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Outcomes of 50 patients entering an adolescent bariatric surgery programme
  1. Billy White1,2,
  2. Jacqueline Doyle3,
  3. Kirsten Matschull2,
  4. Marco Adamo4,
  5. Deborah Christie3,
  6. Dasha Nicholls5,
  7. Sanjay Kinra6,
  8. Ian Chi Kei Wong7,
  9. Russell M Viner1,2
  1. 1 Department of Population Health Sciences, UCL Institute of Child Health, London, UK
  2. 2 Department of Adolescent Medicine, University College London Hospitals NHS Foundation Trust, London, UK
  3. 3 Department of Child and Adolescent Psychological Services, University College London Hospital, London, UK
  4. 4 Department of Surgery, University College London Hospital, London, UK
  5. 5 Feeding and Eating Disorders Service, Great Ormond Street Hospital, London, UK
  6. 6 Faculty of Epidemiology and Population Health, London School of Hygiene and Tropical Medicine, London, UK
  7. 7 Centre for Paediatric Pharmacy Research, University College London School of Pharmacy, London, UK
  1. Correspondence to Dr Billy White, Department of Adolescent Medicine, University College London Hospitals NHS Foundation Trust, London, UK; billy.white{at}ucl.ac.uk

Abstract

Objective Bariatric surgery is the most effective intervention for weight loss and obesity-related comorbidities currently available. Little is known about adolescents entering National Health Service (NHS) bariatric programmes. We aimed to characterise those entering a pathway and report their outcomes.

Design Prospective service evaluation of patients assessed within a single NHS adolescent bariatric service.

Results 50 patients assessed between 26 July 2007 and 27 January 2014; 6 (12%) were not eligible for surgery, 7 (14%) actively opted out, 8 (16%) were lost to follow-up and 29 (58%) underwent surgery (18 sleeve gastrectomy (SG) 11 Roux-en-y gastric bypass (RYGB) and 0 adjustable gastric band). Mean (SD) age at initial assessment was 16.0 (1.3) years and 18.3 (1.3) at surgery (youngest 15.7 years). Mean time taken to surgery was 1.8 years; longer in those with higher body mass index (BMI) and aged below 14 at first assessment. Mean (SD) BMI at surgery was 53.1 (8.3) kg/m2, lower in those undergoing RYGB (−5.2, 95% CI −11.6 to 1.13). Follow-up was inconsistent and challenging; 1/29 (3.5%) was transferred to a regional centre, 10/29 (34.5%) attended ongoing follow-up within our protocol, 6/29 (20.7%) had intermittent monitoring and 12/29 (41.4%) were lost to follow-up. Mean BMI change at 1 year (−14.0 kg/m2) and complications were similar to published cohorts. Data from 11 lost to follow-up were obtained and outcomes appeared similar to those who actively followed up.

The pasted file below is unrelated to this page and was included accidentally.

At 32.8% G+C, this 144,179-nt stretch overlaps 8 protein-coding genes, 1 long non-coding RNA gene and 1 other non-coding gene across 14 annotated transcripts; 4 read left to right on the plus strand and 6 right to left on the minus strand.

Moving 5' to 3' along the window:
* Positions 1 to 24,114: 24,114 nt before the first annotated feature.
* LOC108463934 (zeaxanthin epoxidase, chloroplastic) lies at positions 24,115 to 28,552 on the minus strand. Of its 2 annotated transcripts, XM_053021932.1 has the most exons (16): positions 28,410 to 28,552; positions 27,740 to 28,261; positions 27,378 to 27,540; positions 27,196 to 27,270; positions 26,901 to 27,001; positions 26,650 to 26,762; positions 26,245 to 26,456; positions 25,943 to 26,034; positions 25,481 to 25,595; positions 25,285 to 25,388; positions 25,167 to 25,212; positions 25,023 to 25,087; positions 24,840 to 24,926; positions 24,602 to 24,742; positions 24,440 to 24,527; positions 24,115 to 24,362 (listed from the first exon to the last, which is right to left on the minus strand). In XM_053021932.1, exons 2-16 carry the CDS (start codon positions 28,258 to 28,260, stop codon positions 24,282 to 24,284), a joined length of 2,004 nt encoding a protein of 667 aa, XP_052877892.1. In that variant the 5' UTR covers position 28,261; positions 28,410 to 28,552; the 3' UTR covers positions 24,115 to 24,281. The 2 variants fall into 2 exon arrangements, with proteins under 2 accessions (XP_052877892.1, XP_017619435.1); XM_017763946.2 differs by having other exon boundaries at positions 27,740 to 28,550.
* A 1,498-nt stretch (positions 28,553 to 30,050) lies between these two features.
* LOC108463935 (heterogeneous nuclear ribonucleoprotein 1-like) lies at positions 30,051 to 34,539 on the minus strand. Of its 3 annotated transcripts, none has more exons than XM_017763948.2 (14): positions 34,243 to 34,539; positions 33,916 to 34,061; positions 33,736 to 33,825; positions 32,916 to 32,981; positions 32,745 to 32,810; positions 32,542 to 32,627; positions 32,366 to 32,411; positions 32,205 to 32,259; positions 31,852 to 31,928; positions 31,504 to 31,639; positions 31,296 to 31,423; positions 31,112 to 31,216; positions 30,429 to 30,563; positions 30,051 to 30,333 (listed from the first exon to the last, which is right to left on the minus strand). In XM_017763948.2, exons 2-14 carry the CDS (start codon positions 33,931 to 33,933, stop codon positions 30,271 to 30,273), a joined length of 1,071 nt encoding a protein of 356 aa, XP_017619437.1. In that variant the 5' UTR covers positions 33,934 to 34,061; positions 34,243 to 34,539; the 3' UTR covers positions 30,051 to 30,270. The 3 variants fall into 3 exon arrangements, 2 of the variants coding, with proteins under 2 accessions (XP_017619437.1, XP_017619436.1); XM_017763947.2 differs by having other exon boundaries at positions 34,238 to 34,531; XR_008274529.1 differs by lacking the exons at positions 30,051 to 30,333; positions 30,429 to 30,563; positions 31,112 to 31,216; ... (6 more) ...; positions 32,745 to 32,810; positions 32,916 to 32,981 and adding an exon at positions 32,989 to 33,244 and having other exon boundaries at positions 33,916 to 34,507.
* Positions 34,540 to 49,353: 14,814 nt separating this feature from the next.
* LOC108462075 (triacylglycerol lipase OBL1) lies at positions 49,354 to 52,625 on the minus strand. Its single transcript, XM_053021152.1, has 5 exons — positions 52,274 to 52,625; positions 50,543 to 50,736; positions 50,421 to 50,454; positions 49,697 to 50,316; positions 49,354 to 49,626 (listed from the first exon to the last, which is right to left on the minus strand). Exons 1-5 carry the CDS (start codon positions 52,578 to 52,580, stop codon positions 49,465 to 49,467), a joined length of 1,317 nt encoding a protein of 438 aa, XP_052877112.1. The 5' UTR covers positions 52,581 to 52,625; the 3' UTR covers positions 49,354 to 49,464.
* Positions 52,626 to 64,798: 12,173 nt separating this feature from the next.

Conclusion Adolescent bariatric surgery in the NHS appears effective, with outcomes similar to those reported internationally. Further work is needed to optimise postsurgical surveillance and reduce age at surgery.

  • bariatric surgery
  • obesity
  • adolescent
  • child

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Footnotes

  • Contributors BW collected and analysed the data, drafted and revised the paper. He is guarantor. KM was involved in data collection. JD, DC, DN, MA, SK and ICKW were all involved in the conception of the study and revised the draft paper. RMV initiated the concept, supervised data analysis and drafted and revised the paper. All authors approved the final version of the paper.

  • Competing interests None declared.

  • Provenance and peer review Not commissioned; externally peer reviewed.

  • Data sharing statement Further data are available from the authors.

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